HomeNewsBriefMexico Vigilante Legalization Raises Paramilitary Concerns
BRIEF

Mexico Vigilante Legalization Raises Paramilitary Concerns

KNIGHTS TEMPLAR / 28 JAN 2014 BY MARGUERITE CAWLEY EN

Self-defense forces in Michoacan, Mexico have signed an agreement with federal and regional authorities, a move that raises the specter of the paramilitary death squads in Colombia, Guatemala and Peru that flourished with state collaboration.

The eight-point agreement, signed by 30 vigilante leaders on January 27, stipulates that the self-defense forces will be incorporated into Rural Defense Units and will work to assist municipal security forces, reported Animal Politico. It also states that vigilantes must provide a list of their members and register all arms currently in their possession.

Additionally, it requires the Michoacan Commission for Security and Integral Development — a body recently set up by President Enrique Peña Nieto to coordinate security efforts in the region — to work closely with municipal governments and provide any needed assistance.

Alfredo Castillo, the federal commissioner for security and development, called the measure “a powerful step towards ensuring that security and development strategies see results,” reported Milenio.

Earlier the same day, security forces arrested Dionisio Loya Plancarte, the alleged second-in-command of the Knights Templar criminal organization, in Morelia, Michoacan, reported Milenio. Plancarte has been linked with the murder of federal police officers and is thought to be responsible for drug trafficking operations in Morelia.

InSight Crime Analysis

This agreement comes after violence exploded in Michoacan during January, as federal troops moved in to disarm vigilante groups that had taken over various municipalities. At the time, self-defense leaders refused to lay down their arms. This challenge to state authority likely influenced the decision to negotiate with the vigilantes, a process that has seen authorities increase efforts to arrest the Knights Templar leadership.

While the move may receive significant public backing, it is not clear whether the self-defense forces have ulterior motives. Authorities have in the past accused members of ties to the Jalisco Cartel – New Generation, a Knights rival. The forces are powerful, with a proven capacity to overrun towns, hold soldiers hostage and acquire illegal high caliber weapons.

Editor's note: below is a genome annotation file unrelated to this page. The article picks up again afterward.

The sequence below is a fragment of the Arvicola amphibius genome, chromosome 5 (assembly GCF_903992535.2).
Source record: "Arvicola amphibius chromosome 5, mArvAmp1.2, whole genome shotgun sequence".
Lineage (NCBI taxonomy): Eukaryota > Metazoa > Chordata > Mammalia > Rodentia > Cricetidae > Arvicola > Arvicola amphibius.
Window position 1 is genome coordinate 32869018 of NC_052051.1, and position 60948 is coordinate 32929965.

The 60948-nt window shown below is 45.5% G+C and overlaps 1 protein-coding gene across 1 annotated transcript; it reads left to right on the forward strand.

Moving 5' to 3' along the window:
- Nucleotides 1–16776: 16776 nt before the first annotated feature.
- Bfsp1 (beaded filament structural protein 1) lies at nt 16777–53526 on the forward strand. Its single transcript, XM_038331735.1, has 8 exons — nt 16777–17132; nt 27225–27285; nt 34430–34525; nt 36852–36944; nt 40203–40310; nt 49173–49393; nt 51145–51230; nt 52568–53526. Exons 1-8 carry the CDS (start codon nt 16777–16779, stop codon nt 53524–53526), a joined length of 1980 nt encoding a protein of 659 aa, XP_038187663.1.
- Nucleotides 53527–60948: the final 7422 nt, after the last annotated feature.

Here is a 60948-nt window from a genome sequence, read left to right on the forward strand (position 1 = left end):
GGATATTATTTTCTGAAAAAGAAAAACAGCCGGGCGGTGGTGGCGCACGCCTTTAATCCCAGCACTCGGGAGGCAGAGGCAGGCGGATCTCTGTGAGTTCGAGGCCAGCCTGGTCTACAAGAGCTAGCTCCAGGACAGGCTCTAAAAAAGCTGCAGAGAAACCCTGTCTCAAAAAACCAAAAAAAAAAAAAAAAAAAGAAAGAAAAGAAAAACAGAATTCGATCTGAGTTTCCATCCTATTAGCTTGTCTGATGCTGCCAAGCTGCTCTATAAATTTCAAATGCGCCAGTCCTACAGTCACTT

In this context, legalization brings to the fore a concern that has been brewing about these groups for some time: the possibility that they could convert into paramilitary forces of the kind seen historically in Colombia, Guatemala and Peru.

SEE ALSO: Coverage of Vigilantes

It is no secret that the United Self-Defense Forces of Colombia (AUC) and their predecessors enjoyed collaboration from state security forces. These forces engaged in widespread human rights abuses and massacres in the name of fighting left wing guerrillas, while simultaneously profiting from the drug trade. Civilian militias armed by the Guatemalan and Peruvian militaries to quell guerrilla uprisings also committed similar abuses, so how the legalized Michoacan vigilantes evolve will be a subject of interest.

What are your thoughts? Click here to send InSight Crime your comments.

We encourage readers to copy and distribute our work for non-commercial purposes, with attribution to InSight Crime in the byline and links to the original at both the top and bottom of the article. Check the Creative Commons website for more details of how to share our work, and please send us an email if you use an article.

Related Content

HUMAN RIGHTS / 20 MAY 2016

Mexico's proposal to use GPS tracking to prevent torture by security officials is another example of unnecessarily elaborate fixes to…

GENDER AND CRIME / 14 JAN 2020

A woman from Mexico’s drug trade heartland has been convicted in the United States for leading a sophisticated international trafficking…

COCA / 17 MAR 2017

In our March 16 Facebook Live videocast, InSight Crime Senior Investigators Deborah Bonello and Héctor Silva Ávalos, and Senior Editor…

Institutional Content

THE ORGANIZATION

Strategic Communications Manager Job Description

12 FEB 2021

InSight Crime is looking for a full-time strategic communications manager. This person needs to be able to work in a fast-paced world of daily news, high-profile investigations, national and international…

THE ORGANIZATION

We Have Updated Our Website

4 FEB 2021

Welcome to our new home page. We have revamped the site to create a better display and reader experience.

THE ORGANIZATION

InSight Crime Events – Border Crime: The Northern Triangle and Tri-Border Area

ARGENTINA / 25 JAN 2021

Through several rounds of extensive field investigations, our researchers have analyzed and mapped out the main illicit economies and criminal groups present in 39 border departments spread across the six countries of study – the Northern Triangle trio of Guatemala, Honduras, and El…

BRIEF

InSight Crime’s ‘Memo Fantasma’ Investigation Wins Simón Bolívar National Journalism Prize

COLOMBIA / 20 NOV 2020

The staff at InSight Crime was awarded the prestigious Simón Bolívar national journalism prize in Colombia for its two-year investigation into the drug trafficker known as “Memo Fantasma,” which was…

ANALYSIS

InSight Crime – From Uncovering Organized Crime to Finding What Works

COLOMBIA / 12 NOV 2020

This project began 10 years ago as an effort to address a problem: the lack of daily coverage, investigative stories and analysis of organized crime in the Americas. …